One of the biggest challenges my 20-somethings clients face in navigating their career paths is their own perception around the concept of having "enough" experience. They go the extra mile in their education and network with key players in their dream fields, yet as they read job descriptions, they frequently worry that their qualifications are being measured solely in terms of years.
...Years they don't always have under their belts.
They often buy into the belief that experience means everything. It's an unfortunate matter of mindset, and it's one that's encountered by professionals of all ages and backgrounds.
The reactions to the concept "experience" tend to vary.
For example, the baby boomer generation (born 1946-1964) values hard work for the sake of it, so they'll take the time to master a near-extinct software program just because it's listed on job descriptions, or spend two years in a position just to be able to check the "experience" box.
Millennials (born 1980-2000), on the other hand, prioritize values that aren't measured by the number of hours logged in the office: results, purpose and professional growth, to name a few. These individuals are more likely to take matters into their own hands when experience-focused employers pass them up.
Take my client Kate, for instance.
She skipped two years of school and made it into college at age 16, after which she desperately wanted a job in the competitive world of fashion. She landed several interviews, but kept running up against the same problem: every firm wanted her to have "real" experience before they'd hire her.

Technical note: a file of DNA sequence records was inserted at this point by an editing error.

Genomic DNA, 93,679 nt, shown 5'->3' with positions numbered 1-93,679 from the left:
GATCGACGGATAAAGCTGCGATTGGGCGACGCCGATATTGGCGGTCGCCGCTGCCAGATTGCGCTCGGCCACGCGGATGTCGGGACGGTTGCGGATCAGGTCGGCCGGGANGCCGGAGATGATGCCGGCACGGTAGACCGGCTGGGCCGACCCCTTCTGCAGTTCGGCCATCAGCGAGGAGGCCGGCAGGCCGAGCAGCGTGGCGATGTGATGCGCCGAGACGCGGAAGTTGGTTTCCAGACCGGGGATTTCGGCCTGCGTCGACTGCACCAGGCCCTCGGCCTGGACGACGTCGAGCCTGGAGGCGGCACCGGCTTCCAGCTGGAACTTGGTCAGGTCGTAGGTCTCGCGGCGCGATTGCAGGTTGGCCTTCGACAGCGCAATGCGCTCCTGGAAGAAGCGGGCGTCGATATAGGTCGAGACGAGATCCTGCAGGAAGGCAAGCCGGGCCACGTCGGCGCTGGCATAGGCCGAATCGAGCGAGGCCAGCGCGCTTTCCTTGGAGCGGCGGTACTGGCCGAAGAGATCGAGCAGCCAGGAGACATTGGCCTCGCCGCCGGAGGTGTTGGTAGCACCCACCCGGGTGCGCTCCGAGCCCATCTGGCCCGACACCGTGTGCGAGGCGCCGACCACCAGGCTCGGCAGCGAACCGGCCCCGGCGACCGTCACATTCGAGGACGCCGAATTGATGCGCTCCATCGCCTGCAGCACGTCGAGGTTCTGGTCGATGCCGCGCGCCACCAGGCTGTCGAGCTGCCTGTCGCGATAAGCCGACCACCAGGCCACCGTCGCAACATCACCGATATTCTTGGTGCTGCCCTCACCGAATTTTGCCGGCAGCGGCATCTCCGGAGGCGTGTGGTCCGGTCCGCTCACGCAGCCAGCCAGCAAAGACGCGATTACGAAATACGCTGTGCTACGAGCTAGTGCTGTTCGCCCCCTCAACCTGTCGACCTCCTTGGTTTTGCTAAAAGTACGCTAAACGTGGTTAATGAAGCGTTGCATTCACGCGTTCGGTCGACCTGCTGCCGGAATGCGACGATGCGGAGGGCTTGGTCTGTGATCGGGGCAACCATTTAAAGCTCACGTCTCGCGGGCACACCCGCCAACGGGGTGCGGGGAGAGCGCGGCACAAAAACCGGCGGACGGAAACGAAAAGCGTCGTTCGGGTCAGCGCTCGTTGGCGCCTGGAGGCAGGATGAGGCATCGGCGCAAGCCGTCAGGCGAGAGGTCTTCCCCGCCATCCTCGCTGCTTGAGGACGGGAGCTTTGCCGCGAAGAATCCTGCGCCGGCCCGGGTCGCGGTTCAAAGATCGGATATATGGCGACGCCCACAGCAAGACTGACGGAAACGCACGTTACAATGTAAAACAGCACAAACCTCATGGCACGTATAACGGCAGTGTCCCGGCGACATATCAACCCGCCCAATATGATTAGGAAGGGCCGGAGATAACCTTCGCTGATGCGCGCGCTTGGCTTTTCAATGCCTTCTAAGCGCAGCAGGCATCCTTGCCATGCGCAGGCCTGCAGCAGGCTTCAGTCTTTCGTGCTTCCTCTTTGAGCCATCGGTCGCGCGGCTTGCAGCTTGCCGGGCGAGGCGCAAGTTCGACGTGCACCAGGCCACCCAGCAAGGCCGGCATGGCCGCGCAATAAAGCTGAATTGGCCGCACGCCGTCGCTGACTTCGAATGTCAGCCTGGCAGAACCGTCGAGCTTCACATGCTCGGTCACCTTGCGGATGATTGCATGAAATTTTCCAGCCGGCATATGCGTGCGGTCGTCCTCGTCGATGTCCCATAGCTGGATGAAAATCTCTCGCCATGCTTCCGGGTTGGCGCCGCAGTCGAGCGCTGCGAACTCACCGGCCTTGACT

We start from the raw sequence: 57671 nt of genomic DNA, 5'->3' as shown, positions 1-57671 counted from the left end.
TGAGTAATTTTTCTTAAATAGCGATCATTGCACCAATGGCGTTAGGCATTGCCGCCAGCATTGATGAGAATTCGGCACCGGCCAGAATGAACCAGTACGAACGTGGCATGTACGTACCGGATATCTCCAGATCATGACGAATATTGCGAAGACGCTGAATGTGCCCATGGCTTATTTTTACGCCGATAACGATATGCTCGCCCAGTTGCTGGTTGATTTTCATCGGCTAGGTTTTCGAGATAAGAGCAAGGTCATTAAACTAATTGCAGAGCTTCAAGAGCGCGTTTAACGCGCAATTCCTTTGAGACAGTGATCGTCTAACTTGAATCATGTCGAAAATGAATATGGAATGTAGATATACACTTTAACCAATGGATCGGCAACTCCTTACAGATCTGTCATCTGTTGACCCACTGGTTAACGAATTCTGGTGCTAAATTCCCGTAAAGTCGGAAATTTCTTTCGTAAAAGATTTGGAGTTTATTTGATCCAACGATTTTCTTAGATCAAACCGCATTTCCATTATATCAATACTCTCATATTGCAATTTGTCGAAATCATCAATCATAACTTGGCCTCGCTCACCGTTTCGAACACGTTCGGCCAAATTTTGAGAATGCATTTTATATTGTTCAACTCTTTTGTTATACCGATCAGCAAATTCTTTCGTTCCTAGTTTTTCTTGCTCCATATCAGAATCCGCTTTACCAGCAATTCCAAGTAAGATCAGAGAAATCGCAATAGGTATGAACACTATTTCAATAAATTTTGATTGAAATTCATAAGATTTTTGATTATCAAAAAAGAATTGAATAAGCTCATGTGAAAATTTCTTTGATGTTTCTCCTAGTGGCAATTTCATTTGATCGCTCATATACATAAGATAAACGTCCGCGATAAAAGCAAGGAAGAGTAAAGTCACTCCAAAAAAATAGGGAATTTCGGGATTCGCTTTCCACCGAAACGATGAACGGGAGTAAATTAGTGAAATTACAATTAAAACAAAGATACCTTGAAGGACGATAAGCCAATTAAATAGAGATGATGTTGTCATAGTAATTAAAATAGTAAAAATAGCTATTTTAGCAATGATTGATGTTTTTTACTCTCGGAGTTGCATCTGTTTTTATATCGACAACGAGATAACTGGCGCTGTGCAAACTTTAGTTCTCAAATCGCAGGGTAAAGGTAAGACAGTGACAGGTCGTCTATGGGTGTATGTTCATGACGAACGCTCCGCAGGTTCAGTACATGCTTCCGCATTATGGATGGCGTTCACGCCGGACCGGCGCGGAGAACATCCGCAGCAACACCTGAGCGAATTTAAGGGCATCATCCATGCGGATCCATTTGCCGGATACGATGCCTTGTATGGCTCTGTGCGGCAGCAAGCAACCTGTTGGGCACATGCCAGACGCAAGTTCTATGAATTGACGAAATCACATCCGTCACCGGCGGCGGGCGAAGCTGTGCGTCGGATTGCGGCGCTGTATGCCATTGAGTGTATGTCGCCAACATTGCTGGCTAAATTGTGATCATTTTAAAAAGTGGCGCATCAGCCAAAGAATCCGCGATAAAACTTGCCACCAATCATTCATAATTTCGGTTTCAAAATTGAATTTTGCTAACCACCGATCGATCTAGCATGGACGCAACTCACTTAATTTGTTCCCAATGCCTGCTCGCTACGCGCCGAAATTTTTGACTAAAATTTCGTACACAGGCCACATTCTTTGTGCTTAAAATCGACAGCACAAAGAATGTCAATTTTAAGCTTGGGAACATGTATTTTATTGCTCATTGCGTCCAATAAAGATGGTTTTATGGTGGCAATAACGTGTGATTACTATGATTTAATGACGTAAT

What does "real" experience mean in this context? I'm so glad you asked.
"Five years being someone's assistant and organizing clothing closets," Kate replied.
...Kate graduated cum laude from Harvard.
She probably could have settled for a job in an easier-to-crack industry, but like most young professionals, she decided that no job was better than a job she didn't love. So she put her passion, education and talents to work: She began blogging about fashion, and it went viral... It wasn't long before she started receiving invitations to appear on television and radio talk shows.
Kate's story is a perfect example of how the emerging workforce is redefining the concept of "experience." By 2025, three out of every four workers will be a millennial and the emphasis placed on past job experience will undoubtedly fade in significance.
In the meantime, here are four ways professionals can overcome the experience barrier:
1. Do something. In other words, don't wait to get hired. Expressing your gifts in non-traditional ways -- starting meet-ups, blogging, consulting -- is a great strategy to gain rich experience through initiative - no guidance or permission needed. It's also a powerful opportunity to showcase your work ethic, knowledge and ability to network. For the young professionals just starting out, don't panic!
According to statistics, chances are good that you already have a few experiences you can cite: Studies show that millennials are more likely to volunteer than their generational counterparts, and a Pew study on "young people and the workforce" revealed that 25 percent of those polled had taken an unpaid job to gain experience.
Experience takes many forms, whether or not it comes with a paycheck and benefits.